It’s official! We commenced the holiday season’s festivities today at Casa Daisy by making 100 Pasteles de Hoja (click for December 2006 recipe), which will be shared by friends and family, starting next Thursday, on Thanksgiving Day. The fact that my mom and dad were on hand to help, made things much easier on me, not to mention how great it was to spend time in the kitchen with them again!
For anyone familiar with this process, you know that it’s a herculean effort, similar to the Mexican “tamalada”, where family members come together in the kitchen to get the task done. We started out in the kitchen quite early, 8:30 AM, with everyone fitting right into their usual roles: Mami at the stove preparing the meats and the broth from the pork bones, and Papi, peeling the viandas (root vegetables, plantains, green bananas and calabaza).
Papi found this great little machine he brought back from Puerto Rico that makes small business out of grating the vianda. This cuts down the work time by 80%, because depending on how many pasteles you plan on making, you can spend the major part of the day grating vianda on a box grater, and using a food processor is not an option.
Once all the vianda has been grated, Mami seasons the puree with broth from the bones and from the poached meat, along with achiote oil, seasoning and milk, until it resembles a loose batter.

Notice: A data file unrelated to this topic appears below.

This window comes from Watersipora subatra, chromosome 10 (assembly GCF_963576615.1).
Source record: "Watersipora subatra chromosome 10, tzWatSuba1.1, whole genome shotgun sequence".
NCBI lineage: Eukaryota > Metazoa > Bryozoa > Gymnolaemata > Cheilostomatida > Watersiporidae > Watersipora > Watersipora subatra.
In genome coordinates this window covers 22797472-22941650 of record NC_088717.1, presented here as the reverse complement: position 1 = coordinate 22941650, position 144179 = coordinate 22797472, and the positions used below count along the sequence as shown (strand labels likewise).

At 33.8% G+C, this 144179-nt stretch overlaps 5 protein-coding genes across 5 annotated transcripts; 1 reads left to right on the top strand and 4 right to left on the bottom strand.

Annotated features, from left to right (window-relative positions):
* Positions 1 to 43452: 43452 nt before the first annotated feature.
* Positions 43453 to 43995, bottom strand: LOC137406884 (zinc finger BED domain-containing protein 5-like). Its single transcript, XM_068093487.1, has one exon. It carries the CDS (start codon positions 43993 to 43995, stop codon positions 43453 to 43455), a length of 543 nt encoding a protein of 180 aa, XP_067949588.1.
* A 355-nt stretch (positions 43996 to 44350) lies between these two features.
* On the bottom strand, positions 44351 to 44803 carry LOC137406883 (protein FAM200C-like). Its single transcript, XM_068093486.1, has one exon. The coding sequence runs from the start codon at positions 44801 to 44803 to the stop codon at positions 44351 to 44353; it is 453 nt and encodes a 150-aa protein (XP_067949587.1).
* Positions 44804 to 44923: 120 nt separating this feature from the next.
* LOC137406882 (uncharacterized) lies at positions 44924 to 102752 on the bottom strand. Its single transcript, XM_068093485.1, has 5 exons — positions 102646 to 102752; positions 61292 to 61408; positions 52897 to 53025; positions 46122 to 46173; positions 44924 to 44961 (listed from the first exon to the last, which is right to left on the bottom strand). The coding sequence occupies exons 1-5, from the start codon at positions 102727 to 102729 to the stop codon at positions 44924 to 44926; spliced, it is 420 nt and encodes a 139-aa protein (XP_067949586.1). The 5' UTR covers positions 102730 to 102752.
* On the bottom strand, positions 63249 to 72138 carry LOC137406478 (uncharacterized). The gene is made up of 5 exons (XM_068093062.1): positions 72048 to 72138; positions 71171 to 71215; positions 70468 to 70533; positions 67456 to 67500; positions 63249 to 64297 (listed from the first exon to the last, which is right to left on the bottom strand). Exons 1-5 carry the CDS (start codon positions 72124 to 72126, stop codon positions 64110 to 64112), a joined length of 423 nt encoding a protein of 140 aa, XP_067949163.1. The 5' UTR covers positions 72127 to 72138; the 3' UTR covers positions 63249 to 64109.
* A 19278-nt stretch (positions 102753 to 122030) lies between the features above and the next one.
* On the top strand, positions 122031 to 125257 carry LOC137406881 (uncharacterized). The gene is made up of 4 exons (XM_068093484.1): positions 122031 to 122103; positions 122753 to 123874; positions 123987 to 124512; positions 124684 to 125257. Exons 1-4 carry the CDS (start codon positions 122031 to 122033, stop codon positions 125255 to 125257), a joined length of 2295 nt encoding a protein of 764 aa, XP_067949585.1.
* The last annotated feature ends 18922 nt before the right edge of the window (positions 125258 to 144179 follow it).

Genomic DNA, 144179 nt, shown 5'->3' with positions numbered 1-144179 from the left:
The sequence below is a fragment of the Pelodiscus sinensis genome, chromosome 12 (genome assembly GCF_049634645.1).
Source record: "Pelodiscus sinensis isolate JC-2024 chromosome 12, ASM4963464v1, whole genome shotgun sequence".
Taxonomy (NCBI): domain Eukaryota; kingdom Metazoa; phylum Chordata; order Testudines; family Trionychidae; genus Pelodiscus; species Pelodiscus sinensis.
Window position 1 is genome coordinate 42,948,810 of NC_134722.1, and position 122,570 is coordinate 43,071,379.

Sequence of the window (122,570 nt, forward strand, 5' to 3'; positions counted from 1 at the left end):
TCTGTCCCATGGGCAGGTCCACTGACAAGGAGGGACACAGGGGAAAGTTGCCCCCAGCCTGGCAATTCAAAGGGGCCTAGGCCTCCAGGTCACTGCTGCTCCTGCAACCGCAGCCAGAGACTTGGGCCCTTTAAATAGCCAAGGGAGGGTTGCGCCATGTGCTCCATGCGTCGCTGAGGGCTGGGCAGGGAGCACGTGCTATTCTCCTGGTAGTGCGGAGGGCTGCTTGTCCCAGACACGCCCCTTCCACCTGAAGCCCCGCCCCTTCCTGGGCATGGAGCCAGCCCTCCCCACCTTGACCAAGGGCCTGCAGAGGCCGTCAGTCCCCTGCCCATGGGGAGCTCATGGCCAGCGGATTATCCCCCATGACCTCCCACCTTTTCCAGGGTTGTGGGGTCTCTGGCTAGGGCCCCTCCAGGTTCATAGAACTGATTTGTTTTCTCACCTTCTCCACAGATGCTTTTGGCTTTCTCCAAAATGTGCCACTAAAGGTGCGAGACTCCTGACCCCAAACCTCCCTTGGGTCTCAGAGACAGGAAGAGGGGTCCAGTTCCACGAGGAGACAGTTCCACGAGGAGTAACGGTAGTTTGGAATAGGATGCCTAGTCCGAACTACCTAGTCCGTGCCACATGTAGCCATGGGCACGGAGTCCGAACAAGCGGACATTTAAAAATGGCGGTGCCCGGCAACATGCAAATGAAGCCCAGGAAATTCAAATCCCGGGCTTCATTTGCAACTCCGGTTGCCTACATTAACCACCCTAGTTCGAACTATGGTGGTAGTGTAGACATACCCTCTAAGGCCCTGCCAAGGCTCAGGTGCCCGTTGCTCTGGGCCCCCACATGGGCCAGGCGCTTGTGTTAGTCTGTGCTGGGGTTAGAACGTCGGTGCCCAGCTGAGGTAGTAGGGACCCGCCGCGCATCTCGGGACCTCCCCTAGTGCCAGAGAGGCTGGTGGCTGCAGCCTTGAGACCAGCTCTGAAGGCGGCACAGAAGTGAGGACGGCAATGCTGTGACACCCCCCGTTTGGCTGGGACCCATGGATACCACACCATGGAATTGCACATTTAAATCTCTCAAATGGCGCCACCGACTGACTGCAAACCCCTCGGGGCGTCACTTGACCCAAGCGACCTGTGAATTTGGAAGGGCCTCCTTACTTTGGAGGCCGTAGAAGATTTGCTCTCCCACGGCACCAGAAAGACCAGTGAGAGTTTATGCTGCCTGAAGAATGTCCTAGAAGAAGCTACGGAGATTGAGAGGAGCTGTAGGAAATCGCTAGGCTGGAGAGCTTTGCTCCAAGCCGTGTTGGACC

Now we’re ready for construction. First Mami lays a banana leaf onto a piece of parchment paper and paints it with achiote oil. This serves to flavor, as well as to prevent the pastel from sticking.
She measures a ladleful of “masa” (vianda batter), onto the banana leaf and with the back of the ladle forms a groove down the center.
This groove will happily accommodate the cubed pork, some olives and a hot pepper (this is the “Crackerjack” surprise in the pastel)!
Once this is done, she folds the batter over itself to cover the meat mixture, and then folds the pastel up in the banana leaf and parchment.
This is the part where Papi really shines. For as long as I can remember, I have memories of Papi sitting at the head of the table, tying the pasteles into rectangular packets of two, with kitchen string, his FDNY captain’s ring flashing. Here is a step by step guide to tying a perfect “llunta” of pasteles.
Lay the llunta over the kitchen string like so:
Flip the llunta over and tie like so:
Flip it over, once again to make the final tie.
The finished llunta should look just like this:
The llunta of pasteles is now ready to be poached in boiling salted water for about an hour.
As labor intensive as this is, it truly is one of Puerto Rico’s favorite foods, and certainly one that is a must on every holiday table. In addition to that, it is the perfect opportunity to get the family into the kitchen, and come together over a real labor of love, and share some of the inevitable hilarity that occurs when you spend time in the kitchen with people you love.
The finished product with its traditional accompaniment of arroz con gandules.